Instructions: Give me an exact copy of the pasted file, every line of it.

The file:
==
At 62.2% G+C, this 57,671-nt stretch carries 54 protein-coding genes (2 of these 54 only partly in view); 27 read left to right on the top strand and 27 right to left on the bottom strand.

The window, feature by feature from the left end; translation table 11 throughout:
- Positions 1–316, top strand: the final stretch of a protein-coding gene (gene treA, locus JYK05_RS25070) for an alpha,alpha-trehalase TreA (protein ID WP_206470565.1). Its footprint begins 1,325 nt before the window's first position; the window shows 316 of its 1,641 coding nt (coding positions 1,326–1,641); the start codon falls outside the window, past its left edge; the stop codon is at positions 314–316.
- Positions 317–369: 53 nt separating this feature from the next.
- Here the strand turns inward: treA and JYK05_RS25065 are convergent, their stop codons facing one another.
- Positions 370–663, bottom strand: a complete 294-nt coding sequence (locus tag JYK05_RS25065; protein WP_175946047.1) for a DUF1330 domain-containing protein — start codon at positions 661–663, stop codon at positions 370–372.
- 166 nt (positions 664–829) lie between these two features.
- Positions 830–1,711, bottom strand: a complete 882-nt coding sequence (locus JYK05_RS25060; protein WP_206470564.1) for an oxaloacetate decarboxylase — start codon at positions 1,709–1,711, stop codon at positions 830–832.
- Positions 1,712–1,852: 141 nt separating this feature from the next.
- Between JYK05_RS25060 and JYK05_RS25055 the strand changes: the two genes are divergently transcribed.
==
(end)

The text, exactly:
At 62.2% G+C, this 57,671-nt stretch carries 54 protein-coding genes (2 of these 54 only partly in view); 27 read left to right on the top strand and 27 right to left on the bottom strand.

The window, feature by feature from the left end; translation table 11 throughout:
- Positions 1–316, top strand: the final stretch of a protein-coding gene (gene treA, locus JYK05_RS25070) for an alpha,alpha-trehalase TreA (protein ID WP_206470565.1). Its footprint begins 1,325 nt before the window's first position; the window shows 316 of its 1,641 coding nt (coding positions 1,326–1,641); the start codon falls outside the window, past its left edge; the stop codon is at positions 314–316.
- Positions 317–369: 53 nt separating this feature from the next.
- Here the strand turns inward: treA and JYK05_RS25065 are convergent, their stop codons facing one another.
- Positions 370–663, bottom strand: a complete 294-nt coding sequence (locus tag JYK05_RS25065; protein WP_175946047.1) for a DUF1330 domain-containing protein — start codon at positions 661–663, stop codon at positions 370–372.
- 166 nt (positions 664–829) lie between these two features.
- Positions 830–1,711, bottom strand: a complete 882-nt coding sequence (locus JYK05_RS25060; protein WP_206470564.1) for an oxaloacetate decarboxylase — start codon at positions 1,709–1,711, stop codon at positions 830–832.
- Positions 1,712–1,852: 141 nt separating this feature from the next.
- Between JYK05_RS25060 and JYK05_RS25055 the strand changes: the two genes are divergently transcribed.